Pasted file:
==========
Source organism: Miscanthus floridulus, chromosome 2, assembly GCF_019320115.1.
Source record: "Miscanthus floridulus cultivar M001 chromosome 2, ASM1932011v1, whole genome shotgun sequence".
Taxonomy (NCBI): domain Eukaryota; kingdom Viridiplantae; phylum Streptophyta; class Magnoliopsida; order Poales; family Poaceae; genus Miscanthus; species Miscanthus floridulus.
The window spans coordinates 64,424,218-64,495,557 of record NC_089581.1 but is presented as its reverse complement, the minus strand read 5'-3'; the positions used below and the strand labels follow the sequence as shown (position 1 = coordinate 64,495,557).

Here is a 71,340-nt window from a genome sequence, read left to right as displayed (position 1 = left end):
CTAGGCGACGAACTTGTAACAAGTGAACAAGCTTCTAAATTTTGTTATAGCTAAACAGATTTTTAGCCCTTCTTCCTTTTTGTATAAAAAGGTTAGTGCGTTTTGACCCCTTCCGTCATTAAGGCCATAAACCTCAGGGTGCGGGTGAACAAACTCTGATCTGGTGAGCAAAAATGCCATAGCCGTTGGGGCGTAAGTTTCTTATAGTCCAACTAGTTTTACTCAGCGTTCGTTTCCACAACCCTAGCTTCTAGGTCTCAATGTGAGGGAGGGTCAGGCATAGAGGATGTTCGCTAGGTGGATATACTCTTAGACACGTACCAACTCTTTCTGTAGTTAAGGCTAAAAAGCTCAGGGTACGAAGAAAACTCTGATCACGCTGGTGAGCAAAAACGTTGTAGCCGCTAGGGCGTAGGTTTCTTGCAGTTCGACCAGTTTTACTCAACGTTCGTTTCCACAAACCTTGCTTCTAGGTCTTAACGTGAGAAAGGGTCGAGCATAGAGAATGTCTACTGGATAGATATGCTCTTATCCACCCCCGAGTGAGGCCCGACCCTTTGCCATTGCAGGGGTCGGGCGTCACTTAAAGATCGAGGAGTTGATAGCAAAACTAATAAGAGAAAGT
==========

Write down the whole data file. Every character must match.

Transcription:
Source organism: Miscanthus floridulus, chromosome 2, assembly GCF_019320115.1.
Source record: "Miscanthus floridulus cultivar M001 chromosome 2, ASM1932011v1, whole genome shotgun sequence".
Taxonomy (NCBI): domain Eukaryota; kingdom Viridiplantae; phylum Streptophyta; class Magnoliopsida; order Poales; family Poaceae; genus Miscanthus; species Miscanthus floridulus.
The window spans coordinates 64,424,218-64,495,557 of record NC_089581.1 but is presented as its reverse complement, the minus strand read 5'-3'; the positions used below and the strand labels follow the sequence as shown (position 1 = coordinate 64,495,557).

Here is a 71,340-nt window from a genome sequence, read left to right as displayed (position 1 = left end):
CTAGGCGACGAACTTGTAACAAGTGAACAAGCTTCTAAATTTTGTTATAGCTAAACAGATTTTTAGCCCTTCTTCCTTTTTGTATAAAAAGGTTAGTGCGTTTTGACCCCTTCCGTCATTAAGGCCATAAACCTCAGGGTGCGGGTGAACAAACTCTGATCTGGTGAGCAAAAATGCCATAGCCGTTGGGGCGTAAGTTTCTTATAGTCCAACTAGTTTTACTCAGCGTTCGTTTCCACAACCCTAGCTTCTAGGTCTCAATGTGAGGGAGGGTCAGGCATAGAGGATGTTCGCTAGGTGGATATACTCTTAGACACGTACCAACTCTTTCTGTAGTTAAGGCTAAAAAGCTCAGGGTACGAAGAAAACTCTGATCACGCTGGTGAGCAAAAACGTTGTAGCCGCTAGGGCGTAGGTTTCTTGCAGTTCGACCAGTTTTACTCAACGTTCGTTTCCACAAACCTTGCTTCTAGGTCTTAACGTGAGAAAGGGTCGAGCATAGAGAATGTCTACTGGATAGATATGCTCTTATCCACCCCCGAGTGAGGCCCGACCCTTTGCCATTGCAGGGGTCGGGCGTCACTTAAAGATCGAGGAGTTGATAGCAAAACTAATAAGAGAAAGT